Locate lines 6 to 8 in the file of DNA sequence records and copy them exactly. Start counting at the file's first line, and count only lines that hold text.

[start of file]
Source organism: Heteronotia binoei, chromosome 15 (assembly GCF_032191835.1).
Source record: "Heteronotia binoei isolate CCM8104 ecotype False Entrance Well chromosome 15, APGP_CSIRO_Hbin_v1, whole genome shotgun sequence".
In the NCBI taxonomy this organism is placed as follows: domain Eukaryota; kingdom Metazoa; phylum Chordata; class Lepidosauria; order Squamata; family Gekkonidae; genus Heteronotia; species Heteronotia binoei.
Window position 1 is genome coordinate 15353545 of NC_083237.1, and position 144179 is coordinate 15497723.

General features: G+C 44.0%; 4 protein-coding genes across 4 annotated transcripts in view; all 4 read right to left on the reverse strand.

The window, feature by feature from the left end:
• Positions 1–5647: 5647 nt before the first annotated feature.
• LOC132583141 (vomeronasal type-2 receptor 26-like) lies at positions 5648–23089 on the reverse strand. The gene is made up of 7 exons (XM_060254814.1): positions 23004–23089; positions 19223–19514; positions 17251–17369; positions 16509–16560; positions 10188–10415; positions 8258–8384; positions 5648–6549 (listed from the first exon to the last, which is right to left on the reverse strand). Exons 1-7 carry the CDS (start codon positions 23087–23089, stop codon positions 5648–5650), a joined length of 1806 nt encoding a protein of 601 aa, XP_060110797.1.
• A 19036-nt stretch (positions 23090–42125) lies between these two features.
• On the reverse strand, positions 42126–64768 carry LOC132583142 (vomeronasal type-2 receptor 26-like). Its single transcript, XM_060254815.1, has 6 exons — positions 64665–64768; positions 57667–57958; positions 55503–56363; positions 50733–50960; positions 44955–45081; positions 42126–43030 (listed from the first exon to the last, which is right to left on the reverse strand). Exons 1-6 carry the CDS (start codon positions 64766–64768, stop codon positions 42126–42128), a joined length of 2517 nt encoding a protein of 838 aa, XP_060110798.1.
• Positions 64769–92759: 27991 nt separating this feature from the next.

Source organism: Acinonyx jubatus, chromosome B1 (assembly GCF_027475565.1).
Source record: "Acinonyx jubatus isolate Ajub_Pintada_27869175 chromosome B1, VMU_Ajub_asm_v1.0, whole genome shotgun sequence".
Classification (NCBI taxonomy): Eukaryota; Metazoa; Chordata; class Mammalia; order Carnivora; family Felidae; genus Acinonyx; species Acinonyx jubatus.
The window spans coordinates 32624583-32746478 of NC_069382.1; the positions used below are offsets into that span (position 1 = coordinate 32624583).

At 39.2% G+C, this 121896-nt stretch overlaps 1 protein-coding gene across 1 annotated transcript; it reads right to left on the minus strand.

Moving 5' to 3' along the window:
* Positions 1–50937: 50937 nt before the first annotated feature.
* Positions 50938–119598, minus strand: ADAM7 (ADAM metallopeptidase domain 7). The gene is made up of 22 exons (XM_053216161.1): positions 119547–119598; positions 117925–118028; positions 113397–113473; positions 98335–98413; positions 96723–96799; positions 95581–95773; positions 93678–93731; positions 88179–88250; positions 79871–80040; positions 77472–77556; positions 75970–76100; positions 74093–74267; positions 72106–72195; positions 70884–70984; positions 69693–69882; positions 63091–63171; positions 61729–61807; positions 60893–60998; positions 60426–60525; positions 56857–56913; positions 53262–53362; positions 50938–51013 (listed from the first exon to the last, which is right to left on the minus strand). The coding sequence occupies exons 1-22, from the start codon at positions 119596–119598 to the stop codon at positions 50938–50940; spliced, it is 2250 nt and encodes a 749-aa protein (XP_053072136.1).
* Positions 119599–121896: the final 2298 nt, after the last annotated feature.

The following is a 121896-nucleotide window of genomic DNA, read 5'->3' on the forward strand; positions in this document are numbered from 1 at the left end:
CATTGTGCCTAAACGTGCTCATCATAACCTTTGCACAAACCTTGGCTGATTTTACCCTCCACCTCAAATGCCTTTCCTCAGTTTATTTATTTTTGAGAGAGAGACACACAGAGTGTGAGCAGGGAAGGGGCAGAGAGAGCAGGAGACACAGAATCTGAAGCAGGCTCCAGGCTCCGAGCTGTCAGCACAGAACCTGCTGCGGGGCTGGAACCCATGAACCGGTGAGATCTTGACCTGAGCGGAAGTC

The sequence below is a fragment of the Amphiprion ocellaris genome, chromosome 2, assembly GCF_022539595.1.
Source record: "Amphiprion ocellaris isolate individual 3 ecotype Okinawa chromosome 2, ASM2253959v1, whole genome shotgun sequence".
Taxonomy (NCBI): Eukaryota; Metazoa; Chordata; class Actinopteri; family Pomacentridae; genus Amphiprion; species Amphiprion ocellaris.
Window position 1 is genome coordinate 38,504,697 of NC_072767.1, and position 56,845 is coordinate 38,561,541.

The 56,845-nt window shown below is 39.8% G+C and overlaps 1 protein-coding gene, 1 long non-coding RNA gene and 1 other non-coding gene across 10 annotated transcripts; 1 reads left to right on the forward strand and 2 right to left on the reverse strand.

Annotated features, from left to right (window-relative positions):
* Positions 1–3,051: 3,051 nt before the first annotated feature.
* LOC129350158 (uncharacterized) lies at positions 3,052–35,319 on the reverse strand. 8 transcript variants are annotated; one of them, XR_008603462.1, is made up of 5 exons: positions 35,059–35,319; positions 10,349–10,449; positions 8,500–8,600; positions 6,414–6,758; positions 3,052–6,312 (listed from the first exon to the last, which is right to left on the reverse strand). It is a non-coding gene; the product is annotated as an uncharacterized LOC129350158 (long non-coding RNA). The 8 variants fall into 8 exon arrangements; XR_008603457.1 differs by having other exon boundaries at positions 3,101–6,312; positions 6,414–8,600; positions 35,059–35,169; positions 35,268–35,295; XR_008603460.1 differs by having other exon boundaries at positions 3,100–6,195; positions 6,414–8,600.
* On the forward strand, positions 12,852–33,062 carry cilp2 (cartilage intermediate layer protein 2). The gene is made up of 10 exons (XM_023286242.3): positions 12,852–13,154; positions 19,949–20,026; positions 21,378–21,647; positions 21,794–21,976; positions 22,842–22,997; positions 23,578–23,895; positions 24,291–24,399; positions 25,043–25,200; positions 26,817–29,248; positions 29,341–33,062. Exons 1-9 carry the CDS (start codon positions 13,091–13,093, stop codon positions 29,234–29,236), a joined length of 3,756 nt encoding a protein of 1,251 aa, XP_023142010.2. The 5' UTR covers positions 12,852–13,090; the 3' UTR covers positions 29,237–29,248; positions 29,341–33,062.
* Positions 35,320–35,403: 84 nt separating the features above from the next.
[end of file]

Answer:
The window, feature by feature from the left end:
• Positions 1–5647: 5647 nt before the first annotated feature.
• LOC132583141 (vomeronasal type-2 receptor 26-like) lies at positions 5648–23089 on the reverse strand. The gene is made up of 7 exons (XM_060254814.1): positions 23004–23089; positions 19223–19514; positions 17251–17369; positions 16509–16560; positions 10188–10415; positions 8258–8384; positions 5648–6549 (listed from the first exon to the last, which is right to left on the reverse strand). Exons 1-7 carry the CDS (start codon positions 23087–23089, stop codon positions 5648–5650), a joined length of 1806 nt encoding a protein of 601 aa, XP_060110797.1.